Great Vintage Camera Display at Defunct Levi’s Workshop

Tucked away on Wooster St in SoHo, the Levi’s Workshop lived for 3 short months. It was an open photography studio stocked with everything from vintage cameras to professional lighting equipment and backdrops, free to whoever happened to walk in. An idea this novel is probably worthy of some additional spotlighting but what we’re interested in at the moment is the unique (and beautiful) way the Workshop has decided to display their camera collection utilizing chalkboard paint and a quirky yet efficient labeling system. The Workshop had a brilliant solution to storing/displaying their vintage cameras. It was a particularly dubious challenge because the cameras themselves are available for rent so they needed to be visible and easily accessible. Their solution? Arrange the cameras on shelves (which happen to be made of beautiful reclaimed wooden beams) and paint the backdrop with chalkboard paint. Next, they drew a rough silhouette around each camera and labeled them accordingly. This way when more than one camera is checked out, each space remains reserved and it is easy to put the camera back in its proper place.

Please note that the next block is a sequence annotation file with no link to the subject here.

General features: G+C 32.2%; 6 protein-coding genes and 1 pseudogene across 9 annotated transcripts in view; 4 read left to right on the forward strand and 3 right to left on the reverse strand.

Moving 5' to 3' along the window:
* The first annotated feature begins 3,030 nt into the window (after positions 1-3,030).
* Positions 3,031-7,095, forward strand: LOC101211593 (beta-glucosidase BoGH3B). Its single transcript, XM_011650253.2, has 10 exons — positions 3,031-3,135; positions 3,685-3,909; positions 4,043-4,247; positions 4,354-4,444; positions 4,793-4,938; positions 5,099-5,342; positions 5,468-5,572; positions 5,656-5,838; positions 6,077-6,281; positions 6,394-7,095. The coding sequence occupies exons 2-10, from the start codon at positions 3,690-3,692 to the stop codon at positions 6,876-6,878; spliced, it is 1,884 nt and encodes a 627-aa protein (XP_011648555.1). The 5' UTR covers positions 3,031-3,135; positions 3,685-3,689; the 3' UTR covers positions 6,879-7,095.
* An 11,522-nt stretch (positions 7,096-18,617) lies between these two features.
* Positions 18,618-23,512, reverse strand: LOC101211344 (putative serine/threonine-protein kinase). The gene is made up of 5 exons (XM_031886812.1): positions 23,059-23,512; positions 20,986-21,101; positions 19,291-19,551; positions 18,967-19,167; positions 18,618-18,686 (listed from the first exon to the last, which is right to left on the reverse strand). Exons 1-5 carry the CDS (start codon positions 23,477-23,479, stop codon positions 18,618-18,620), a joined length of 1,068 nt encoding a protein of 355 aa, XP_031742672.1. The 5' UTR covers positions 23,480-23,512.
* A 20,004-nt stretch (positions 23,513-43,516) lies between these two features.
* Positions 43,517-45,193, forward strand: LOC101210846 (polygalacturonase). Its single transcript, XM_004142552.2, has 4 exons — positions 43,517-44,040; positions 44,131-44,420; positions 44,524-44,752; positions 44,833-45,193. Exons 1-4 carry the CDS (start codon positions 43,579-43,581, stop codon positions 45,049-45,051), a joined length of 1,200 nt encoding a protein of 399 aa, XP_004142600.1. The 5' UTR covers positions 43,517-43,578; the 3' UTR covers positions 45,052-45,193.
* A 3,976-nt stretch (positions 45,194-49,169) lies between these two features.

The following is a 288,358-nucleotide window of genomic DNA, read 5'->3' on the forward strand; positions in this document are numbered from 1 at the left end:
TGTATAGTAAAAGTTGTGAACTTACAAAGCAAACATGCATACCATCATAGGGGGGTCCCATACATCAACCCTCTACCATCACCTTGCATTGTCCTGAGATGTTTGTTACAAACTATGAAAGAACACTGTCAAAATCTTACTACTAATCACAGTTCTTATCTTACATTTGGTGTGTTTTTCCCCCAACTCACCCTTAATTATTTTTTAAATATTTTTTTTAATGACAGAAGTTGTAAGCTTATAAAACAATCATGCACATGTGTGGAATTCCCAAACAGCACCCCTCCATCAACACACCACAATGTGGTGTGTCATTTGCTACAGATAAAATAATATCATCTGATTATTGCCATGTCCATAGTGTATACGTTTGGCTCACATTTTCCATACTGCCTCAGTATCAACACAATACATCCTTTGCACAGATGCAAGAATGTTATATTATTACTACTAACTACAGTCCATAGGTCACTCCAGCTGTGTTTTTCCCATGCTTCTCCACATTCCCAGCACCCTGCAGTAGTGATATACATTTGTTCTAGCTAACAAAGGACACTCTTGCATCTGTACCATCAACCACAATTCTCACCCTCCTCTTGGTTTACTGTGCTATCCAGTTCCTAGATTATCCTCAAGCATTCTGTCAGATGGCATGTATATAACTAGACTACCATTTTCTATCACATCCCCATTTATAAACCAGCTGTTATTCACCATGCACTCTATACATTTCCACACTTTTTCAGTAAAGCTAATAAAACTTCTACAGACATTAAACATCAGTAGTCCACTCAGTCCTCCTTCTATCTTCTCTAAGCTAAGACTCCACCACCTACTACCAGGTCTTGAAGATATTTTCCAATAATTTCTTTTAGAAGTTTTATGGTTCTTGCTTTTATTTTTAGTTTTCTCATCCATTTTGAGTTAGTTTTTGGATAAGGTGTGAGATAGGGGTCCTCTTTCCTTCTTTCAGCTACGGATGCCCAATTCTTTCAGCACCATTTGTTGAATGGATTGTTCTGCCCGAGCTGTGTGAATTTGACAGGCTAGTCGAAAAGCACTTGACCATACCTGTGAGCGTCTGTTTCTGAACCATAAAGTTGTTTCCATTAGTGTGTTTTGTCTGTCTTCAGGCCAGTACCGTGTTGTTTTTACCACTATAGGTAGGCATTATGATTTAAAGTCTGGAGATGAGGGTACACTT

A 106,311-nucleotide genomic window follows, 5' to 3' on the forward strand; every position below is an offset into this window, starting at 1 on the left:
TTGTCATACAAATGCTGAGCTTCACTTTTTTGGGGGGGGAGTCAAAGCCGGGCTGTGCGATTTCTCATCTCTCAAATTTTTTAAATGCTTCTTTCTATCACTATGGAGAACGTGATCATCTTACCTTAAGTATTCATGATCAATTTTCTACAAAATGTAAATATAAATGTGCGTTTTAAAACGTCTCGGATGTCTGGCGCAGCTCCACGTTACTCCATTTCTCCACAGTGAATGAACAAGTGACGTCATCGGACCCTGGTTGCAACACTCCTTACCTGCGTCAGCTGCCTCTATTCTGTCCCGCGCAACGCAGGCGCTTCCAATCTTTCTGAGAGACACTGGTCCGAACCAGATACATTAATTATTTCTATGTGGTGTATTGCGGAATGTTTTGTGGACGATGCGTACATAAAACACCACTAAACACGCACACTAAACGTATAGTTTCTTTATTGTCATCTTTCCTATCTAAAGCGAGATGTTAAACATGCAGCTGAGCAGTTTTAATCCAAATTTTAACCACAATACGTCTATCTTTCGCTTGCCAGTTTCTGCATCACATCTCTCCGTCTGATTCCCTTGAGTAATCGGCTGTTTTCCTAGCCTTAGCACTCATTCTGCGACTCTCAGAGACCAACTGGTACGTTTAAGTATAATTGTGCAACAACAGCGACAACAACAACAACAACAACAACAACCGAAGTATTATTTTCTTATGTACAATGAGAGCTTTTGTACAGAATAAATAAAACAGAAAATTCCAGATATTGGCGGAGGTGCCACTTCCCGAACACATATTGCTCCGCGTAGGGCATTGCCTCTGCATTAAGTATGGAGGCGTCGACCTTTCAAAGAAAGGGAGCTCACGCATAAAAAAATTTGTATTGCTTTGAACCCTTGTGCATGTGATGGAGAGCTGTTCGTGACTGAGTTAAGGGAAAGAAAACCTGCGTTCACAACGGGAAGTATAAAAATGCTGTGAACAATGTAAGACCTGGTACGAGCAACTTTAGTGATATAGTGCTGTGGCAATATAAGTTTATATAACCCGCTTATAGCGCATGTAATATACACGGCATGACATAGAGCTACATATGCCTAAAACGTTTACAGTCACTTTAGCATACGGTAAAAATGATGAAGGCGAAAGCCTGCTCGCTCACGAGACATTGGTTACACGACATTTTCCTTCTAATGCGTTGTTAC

Although we don’t presume any of our readers will be running a rental service out of their house, this could still be a fun organizing solution instead of simply stuffing things in drawers. And why would this have to be used exclusively for cameras? We could see it as a home office setup with a ruler, stapler, phone, coffee mug, etc… Or, alternatively, you could use it in your home theater with your various remotes!

Returning back to the Levi’s Workshop, we thought the large drawing of the camera was a really great decorative element and is again, something easy to DIY in your own space. In your office we could see a large typewriter or maybe an old lamp diagram drawn out. Chalkboard paint is brilliant because you never have to worry about taking a risk because there are infinite "do-overs" so even for fun, go bold and see if it works out.

(1st & 4th Image: Flickr member Shawn Hoke Photography licensed for use under Creative Commons, the rest via psfk)

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